The argument that agricultural productivity of smallholders is the key to achieving both alleviation of poverty and secure food supplies depends on them adopting farm-level technologies that increase their productivity and production. This productivity focus has resulted in an obsession with farm-level technologies that maximize yields, assuming that increases will be sufficient to make these technologies attractive to farmers. But, in Sub-Saharan Africa, most farms are too small to generate incomes sufficient for households to rely solely on agriculture for their livelihoods and so they have very little incentive to invest more of their time, labour or scarce assets in agriculture.

‘We need to appreciate the difference between an “effective” technology — one that works in a technical sense — and an “attractive” technology, one that works in the complex context of a farming household,’ said Gassner.

The authors agree with the emerging thinking in decision science and behavioural economics that development strategies can only be effective if they take into consideration the incentives or constraints of the people whose behaviour they are trying to change. As a consequence, policies and programs are needed that put a stronger emphasis on providing the enabling conditions for farmers to change rather than focusing solely on technical aspects.

‘Agricultural development programs need to appreciate farming households as partners in a public–private partnership,’ said Kai Mausch, one of the authors, ‘not simply as beneficiaries of advanced agricultural technologies. Intensification technologies aimed at closing the yield gap should rather be targeted at medium- and larger-sized farming operations as well as those smallholders who have the incentive and potential to invest and benefit.’

In addition, governments need to equip their extension services with access to, and understanding of, a diverse portfolio of flexible, farm-level interventions with affordable and transformative technologies aimed at farmers with low capabilities or limited aspirations, which would help to increase household food security but might not have a significant effect in closing the yield gap.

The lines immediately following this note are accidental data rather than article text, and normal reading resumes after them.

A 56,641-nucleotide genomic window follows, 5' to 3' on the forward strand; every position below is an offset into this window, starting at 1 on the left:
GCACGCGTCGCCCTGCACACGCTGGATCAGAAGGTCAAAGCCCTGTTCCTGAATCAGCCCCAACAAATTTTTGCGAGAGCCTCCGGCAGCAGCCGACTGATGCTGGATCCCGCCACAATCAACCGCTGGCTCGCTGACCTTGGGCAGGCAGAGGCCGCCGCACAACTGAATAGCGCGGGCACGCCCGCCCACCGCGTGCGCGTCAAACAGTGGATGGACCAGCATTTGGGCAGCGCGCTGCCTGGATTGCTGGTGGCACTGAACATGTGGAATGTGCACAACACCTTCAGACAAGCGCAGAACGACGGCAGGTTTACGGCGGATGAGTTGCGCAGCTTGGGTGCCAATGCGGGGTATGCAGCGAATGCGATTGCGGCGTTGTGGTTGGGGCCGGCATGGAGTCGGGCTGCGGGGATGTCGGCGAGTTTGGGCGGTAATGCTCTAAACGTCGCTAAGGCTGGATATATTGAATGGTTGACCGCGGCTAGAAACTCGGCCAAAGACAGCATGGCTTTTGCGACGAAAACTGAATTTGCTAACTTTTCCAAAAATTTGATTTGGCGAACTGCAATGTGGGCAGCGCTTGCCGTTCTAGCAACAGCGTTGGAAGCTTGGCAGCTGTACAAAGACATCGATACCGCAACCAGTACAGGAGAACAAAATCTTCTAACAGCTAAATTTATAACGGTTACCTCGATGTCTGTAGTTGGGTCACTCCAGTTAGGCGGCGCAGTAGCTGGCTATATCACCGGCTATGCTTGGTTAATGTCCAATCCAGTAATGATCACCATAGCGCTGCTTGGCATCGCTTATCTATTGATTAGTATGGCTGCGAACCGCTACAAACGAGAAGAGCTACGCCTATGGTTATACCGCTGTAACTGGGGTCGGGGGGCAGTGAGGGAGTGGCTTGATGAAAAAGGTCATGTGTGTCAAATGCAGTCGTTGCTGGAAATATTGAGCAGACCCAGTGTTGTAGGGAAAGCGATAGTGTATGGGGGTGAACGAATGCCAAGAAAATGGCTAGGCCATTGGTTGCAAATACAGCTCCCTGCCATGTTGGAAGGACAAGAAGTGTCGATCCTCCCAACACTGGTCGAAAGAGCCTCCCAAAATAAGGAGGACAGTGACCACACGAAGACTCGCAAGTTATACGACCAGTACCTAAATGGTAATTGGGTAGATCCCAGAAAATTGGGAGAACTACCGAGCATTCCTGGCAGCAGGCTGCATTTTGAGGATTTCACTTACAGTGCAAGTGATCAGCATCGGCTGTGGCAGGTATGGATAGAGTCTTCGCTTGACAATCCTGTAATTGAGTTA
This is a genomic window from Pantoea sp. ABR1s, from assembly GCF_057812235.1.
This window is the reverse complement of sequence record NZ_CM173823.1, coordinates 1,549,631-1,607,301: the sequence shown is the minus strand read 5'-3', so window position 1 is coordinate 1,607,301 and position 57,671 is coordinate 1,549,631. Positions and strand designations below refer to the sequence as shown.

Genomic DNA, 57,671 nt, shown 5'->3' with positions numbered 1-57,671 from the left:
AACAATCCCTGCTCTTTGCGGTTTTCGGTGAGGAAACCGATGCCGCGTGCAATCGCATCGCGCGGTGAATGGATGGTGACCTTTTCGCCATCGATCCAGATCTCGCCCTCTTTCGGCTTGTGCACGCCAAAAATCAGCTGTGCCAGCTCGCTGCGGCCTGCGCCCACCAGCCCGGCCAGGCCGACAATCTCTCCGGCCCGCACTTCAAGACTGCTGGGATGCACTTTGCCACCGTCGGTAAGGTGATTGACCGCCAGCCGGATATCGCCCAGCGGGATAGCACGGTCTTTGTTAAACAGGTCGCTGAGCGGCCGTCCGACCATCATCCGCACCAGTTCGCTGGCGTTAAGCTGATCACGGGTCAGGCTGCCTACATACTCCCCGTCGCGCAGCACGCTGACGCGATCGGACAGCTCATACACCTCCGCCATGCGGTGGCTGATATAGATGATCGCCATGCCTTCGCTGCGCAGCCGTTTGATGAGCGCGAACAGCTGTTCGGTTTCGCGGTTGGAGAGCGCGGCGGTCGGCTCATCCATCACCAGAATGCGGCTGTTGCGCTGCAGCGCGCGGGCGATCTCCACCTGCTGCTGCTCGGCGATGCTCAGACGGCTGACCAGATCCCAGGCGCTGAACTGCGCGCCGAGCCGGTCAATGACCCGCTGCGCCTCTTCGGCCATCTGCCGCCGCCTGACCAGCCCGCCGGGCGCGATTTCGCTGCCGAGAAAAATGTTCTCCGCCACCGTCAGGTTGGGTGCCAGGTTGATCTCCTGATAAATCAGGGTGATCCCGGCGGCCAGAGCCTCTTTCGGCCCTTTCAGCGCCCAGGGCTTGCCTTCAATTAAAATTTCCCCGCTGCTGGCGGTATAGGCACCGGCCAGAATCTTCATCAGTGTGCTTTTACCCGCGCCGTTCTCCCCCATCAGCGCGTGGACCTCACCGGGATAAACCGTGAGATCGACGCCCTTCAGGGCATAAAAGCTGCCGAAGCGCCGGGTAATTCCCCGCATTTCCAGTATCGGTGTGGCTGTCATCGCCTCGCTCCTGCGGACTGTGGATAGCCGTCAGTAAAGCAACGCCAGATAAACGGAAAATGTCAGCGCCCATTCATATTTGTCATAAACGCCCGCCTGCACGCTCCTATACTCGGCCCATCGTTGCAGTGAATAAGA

‘If we follow Amartya Sen’s argument that freedom of choice is both the primary end and the principal means of development,’ said Gassner, ‘the question then should be how to allocate the scarce resources of rural interventions to ensure that farmers have access to all the agricultural input they need to optimise their production system according to their own needs and wishes in a sustainable way while providing opportunities to rural households — especially young people — to diversify their livelihoods’ portfolio, especially by taking up non-farm opportunities.’

Undoubtedly, investments into the agricultural sector are critically important but the chances of making these investments work for farming households depend on understanding of their livelihoods’ structures and the links between the agricultural and other sectors, as well as other rural and urban areas.

‘What the team is essentially arguing,’ said Ravi Prabhu, deputy director-general for research with ICRAF, ‘is a paradigm and system change supported by policies that recognize heterogeneity and diversity as values to be built upon.’

To put it another way: the future of the planet’s agricultural systems needs to be that one size does not fit all.